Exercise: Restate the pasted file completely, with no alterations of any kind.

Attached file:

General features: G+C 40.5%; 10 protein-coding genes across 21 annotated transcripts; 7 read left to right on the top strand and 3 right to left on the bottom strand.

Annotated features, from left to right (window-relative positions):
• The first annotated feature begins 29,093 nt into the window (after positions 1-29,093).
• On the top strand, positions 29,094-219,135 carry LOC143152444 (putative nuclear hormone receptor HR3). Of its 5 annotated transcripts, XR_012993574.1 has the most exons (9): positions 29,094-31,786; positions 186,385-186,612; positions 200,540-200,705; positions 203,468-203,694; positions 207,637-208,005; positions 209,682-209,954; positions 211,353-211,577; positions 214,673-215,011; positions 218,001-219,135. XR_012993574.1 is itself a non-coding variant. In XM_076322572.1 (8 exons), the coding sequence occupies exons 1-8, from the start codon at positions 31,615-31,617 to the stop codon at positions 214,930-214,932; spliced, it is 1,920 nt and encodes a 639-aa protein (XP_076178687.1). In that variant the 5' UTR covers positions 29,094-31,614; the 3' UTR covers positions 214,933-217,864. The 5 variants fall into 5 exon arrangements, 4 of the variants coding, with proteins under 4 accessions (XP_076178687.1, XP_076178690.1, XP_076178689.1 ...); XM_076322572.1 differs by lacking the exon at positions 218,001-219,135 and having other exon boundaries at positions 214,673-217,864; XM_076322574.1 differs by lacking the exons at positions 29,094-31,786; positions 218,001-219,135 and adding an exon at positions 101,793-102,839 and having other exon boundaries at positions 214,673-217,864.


General features: G+C 40.5%; 10 protein-coding genes across 21 annotated transcripts; 7 read left to right on the top strand and 3 right to left on the bottom strand.

Annotated features, from left to right (window-relative positions):
• The first annotated feature begins 29,093 nt into the window (after positions 1-29,093).
• On the top strand, positions 29,094-219,135 carry LOC143152444 (putative nuclear hormone receptor HR3). Of its 5 annotated transcripts, XR_012993574.1 has the most exons (9): positions 29,094-31,786; positions 186,385-186,612; positions 200,540-200,705; positions 203,468-203,694; positions 207,637-208,005; positions 209,682-209,954; positions 211,353-211,577; positions 214,673-215,011; positions 218,001-219,135. XR_012993574.1 is itself a non-coding variant. In XM_076322572.1 (8 exons), the coding sequence occupies exons 1-8, from the start codon at positions 31,615-31,617 to the stop codon at positions 214,930-214,932; spliced, it is 1,920 nt and encodes a 639-aa protein (XP_076178687.1). In that variant the 5' UTR covers positions 29,094-31,614; the 3' UTR covers positions 214,933-217,864. The 5 variants fall into 5 exon arrangements, 4 of the variants coding, with proteins under 4 accessions (XP_076178687.1, XP_076178690.1, XP_076178689.1 ...); XM_076322572.1 differs by lacking the exon at positions 218,001-219,135 and having other exon boundaries at positions 214,673-217,864; XM_076322574.1 differs by lacking the exons at positions 29,094-31,786; positions 218,001-219,135 and adding an exon at positions 101,793-102,839 and having other exon boundaries at positions 214,673-217,864.